The OIC Cairo Declaration essentially defined Islamic human rights as only those which comport with shariah; it was presented formally to the UN in 1993. Shariah not only mandates amputation, crucifixion and flogging for some crimes, but also stipulates that adultery, apostasy, blasphemy/slander, homosexuality and "making mischief in the land" can all be punished by death.
Iranian courts are in full compliance with Islamic law and their own constitution. Instead of blaming the Iranian judges for this obscene death sentence, it is Islamic law itself that must be recognized as hostile and incompatible with any modern conception of human rights. Anyplace where shariah is allowed to be fully implemented and enforced, this is the result. This is Islam unplugged.
Hamza Kashgari is a young Saudi who showed an appalling disregard for his own life by posting some comments on Twitter that the Saudi legal system decided were blasphemous against the Muslim prophet Muhammad. Kashgari formerly was a columnist for Saudi Arabia's Al-Bilad newspaper when he tweeted an imaginary conversation he was having with Muhammad. In short order, he was fleeing his homeland for his life; unfortunately, his itinerary included a plane change in Malaysia, another Islamic country where shariah is enforced. Thanks to INTERPOL cooperation with Saudi Arabia, Kashgari was arrested there and returned to Saudi Arabia, where he faces trial on blasphemy charges that could result in the death penalty. This is all perfectly legal under shariah. This, too, is Islam unplugged.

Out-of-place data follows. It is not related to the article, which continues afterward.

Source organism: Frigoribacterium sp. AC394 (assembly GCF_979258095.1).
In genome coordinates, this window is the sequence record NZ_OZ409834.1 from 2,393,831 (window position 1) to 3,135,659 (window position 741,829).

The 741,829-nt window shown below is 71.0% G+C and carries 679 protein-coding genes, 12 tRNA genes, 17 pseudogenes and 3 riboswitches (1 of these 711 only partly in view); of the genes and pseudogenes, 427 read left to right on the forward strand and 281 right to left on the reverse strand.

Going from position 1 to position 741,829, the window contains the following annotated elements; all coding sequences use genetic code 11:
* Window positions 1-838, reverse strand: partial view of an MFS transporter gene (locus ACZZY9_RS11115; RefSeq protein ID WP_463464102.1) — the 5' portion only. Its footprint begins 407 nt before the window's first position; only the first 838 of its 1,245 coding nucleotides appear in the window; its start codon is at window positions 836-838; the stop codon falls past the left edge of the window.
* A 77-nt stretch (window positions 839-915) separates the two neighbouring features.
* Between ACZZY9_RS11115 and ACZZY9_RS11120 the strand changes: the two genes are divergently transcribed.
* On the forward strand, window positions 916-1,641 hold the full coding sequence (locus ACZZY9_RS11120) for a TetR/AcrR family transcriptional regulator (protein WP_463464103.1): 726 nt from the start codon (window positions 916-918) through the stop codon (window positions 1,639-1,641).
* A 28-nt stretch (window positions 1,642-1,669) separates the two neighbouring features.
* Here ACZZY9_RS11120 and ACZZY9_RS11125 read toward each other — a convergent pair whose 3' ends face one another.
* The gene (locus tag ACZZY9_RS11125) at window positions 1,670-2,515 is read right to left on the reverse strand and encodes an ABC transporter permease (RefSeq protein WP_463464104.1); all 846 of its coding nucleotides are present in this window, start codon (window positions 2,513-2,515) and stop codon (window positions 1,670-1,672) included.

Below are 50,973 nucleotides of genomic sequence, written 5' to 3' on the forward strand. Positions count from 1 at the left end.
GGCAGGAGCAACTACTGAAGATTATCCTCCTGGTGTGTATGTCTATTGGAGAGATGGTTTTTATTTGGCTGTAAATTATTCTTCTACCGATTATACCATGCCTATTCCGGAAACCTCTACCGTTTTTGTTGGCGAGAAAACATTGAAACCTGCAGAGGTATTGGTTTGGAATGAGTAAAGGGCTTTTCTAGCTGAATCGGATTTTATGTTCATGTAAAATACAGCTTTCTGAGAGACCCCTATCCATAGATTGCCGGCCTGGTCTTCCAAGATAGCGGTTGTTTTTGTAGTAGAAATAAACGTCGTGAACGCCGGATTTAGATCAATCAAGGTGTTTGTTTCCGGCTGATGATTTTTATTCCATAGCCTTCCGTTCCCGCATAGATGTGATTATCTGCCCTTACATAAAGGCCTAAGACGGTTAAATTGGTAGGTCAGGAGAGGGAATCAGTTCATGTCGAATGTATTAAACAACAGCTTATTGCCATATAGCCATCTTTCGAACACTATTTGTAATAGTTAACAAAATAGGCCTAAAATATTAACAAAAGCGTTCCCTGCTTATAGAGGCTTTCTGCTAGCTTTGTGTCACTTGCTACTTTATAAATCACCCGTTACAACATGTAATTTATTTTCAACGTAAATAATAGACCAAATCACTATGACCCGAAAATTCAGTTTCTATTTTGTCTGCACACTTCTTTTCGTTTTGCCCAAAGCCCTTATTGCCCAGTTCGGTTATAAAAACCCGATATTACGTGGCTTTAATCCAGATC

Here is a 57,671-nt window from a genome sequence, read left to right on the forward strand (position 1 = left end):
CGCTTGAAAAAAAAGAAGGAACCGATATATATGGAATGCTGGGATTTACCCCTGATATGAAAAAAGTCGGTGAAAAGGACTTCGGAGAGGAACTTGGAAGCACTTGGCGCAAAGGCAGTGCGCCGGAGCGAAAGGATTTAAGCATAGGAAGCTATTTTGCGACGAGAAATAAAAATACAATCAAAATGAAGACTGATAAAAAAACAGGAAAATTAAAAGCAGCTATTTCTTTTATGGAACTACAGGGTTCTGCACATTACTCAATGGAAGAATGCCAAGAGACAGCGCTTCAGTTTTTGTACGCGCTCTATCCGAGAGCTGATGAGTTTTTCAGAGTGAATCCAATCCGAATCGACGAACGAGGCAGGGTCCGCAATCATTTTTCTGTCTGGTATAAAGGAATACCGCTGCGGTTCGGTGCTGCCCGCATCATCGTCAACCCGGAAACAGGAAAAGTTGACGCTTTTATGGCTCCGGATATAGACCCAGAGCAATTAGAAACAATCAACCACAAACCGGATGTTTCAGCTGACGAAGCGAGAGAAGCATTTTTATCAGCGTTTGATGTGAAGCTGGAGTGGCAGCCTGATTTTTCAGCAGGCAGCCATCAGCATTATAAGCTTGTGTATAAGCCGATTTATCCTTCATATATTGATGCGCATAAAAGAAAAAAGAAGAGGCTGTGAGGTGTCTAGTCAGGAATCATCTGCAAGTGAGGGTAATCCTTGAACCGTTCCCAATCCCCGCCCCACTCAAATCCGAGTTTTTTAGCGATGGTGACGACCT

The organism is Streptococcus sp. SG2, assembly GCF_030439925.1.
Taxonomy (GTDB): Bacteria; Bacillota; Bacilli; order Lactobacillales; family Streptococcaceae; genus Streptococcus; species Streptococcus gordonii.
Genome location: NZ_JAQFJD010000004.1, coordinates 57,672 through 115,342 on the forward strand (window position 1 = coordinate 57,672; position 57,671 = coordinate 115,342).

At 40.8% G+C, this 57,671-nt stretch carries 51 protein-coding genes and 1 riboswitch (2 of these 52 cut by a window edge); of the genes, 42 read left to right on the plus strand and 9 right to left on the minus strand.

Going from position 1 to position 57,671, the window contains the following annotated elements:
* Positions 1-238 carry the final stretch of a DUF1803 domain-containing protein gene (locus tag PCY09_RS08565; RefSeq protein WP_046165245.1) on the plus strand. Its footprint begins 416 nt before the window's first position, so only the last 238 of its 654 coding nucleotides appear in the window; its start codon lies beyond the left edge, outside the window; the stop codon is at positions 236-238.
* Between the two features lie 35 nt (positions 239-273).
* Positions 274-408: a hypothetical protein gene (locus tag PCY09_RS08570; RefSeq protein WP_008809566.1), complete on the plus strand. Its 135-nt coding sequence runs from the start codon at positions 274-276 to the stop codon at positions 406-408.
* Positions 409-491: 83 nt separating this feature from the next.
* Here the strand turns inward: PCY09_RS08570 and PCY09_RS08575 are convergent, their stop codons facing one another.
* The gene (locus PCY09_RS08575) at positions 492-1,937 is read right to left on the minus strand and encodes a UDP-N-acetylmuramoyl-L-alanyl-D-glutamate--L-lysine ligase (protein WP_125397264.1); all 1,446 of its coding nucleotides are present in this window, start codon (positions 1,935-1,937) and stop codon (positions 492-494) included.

Here is a good place to note that on December 16, 2009, President Barack Obama signed an Executive Order that grants the International Criminal Police Organization (INTERPOL) rights on American soil that place it beyond the reach of our own law enforcement agencies, such as the Federal Bureau of Investigation (FBI). Obama's order removed important restrictions placed on INTERPOL by President Reagan in 1983 and gave this foreign law enforcement organization the authority to avoid Freedom of Information Act (FOIA) requests, which is an important safeguard for American citizens against government abuse. This means that American citizens now lack the ability to hold INTERPOL accountable under the FOIA for potentially the same kind of arrest action that snatched Kashgari back from the brink of freedom and sent him to a possible death sentence in Saudi Arabia.